Where Do Our Rights Come From?
This article was featured in our weekly newsletter, the Liberator Online. To receive it in your inbox, sign up here.
Me: What would you say to someone who said rights come from the government?
Young Statesman (then 13): Well, it seems like we get our rights from government, and I think that’s a common misconception.
YS: Because the government is charged with protecting our rights. That’s their job. I think that’s why people get confused.
Me: So how would you explain to someone what rights are and where they come from?
YS: I would explain that there are positive rights and negative rights. Negative rights are a duty to refrain from encroaching on the life, liberty, or property of another.
Me: Is that why they’re called negative rights?
YS: Yes. They’re negative because they’re saying what you can’t do. Negative rights are natural to every person. We have these rights just because we are people. We don’t have to enter into contract for these rights.
Me: So what another person has the right to expect you won’t do?
YS: Yes. So I have the right to expect that I won’t be killed, enslaved, or robbed. Life, liberty, and property. Positive rights are different. Positive rights say you have a duty to provide someone with something.
Me: How do you come about having a positive right?
YS: If a negative right was infringed upon, you have a positive right to restitution. You can also contract for positive rights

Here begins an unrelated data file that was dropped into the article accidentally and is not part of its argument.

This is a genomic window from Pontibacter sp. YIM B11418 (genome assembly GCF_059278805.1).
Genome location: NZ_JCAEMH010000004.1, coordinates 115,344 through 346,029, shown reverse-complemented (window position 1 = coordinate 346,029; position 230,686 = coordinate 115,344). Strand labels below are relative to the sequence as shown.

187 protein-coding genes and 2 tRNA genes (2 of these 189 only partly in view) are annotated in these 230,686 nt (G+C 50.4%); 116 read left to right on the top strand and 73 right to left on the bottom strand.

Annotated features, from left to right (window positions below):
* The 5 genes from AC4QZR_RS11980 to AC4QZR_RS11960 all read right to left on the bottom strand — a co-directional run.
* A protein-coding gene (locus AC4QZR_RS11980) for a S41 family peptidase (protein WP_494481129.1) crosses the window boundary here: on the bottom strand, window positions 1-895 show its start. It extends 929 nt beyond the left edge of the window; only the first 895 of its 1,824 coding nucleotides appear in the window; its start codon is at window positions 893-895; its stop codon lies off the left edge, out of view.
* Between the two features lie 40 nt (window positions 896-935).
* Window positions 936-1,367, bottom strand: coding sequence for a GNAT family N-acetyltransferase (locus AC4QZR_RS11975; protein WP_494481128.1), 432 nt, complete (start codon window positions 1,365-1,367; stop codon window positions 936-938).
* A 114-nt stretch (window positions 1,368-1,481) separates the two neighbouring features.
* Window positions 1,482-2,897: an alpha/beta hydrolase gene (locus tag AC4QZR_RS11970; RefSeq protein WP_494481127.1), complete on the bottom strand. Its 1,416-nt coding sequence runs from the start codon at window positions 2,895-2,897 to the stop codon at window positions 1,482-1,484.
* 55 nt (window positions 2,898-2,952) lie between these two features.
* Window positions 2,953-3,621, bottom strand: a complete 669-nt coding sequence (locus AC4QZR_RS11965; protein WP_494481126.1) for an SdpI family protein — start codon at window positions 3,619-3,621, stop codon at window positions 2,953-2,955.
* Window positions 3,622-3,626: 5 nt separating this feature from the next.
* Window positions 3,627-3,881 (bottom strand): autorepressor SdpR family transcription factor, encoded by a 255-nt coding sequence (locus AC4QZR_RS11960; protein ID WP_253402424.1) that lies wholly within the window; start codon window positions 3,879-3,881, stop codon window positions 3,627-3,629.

Me: Can you take away a peaceful person’s negative rights?
YS: No. If your negative rights haven’t been infringed upon and if you have no voluntary contract, then you have no positive right to a good service or anything like that.
Me: So what if I were to say that what you say about rights makes sense, but I still think rights come from the government?
YS: A legitimate government is just a group of people who have voluntarily gotten together to protect their rights. The rights that existed before the government came into being.
Me: Is there any great difference between a legitimate government and a voluntary mutual aid society that agrees to help one another protect their property?
YS: No. A legitimate government upholds people’s property rights and is voluntary. It doesn’t have a band of enforcers to force you the be part of their system. That violates the rights it claims to protect. If the government violates the rights it claims to defend it’s not legitimate. I should be able to say that I do not want their services. If you aren’t able to opt out, what are you? Do you have your liberty? Slaves aren’t able to opt out, are they? We just have a slightly bigger pen.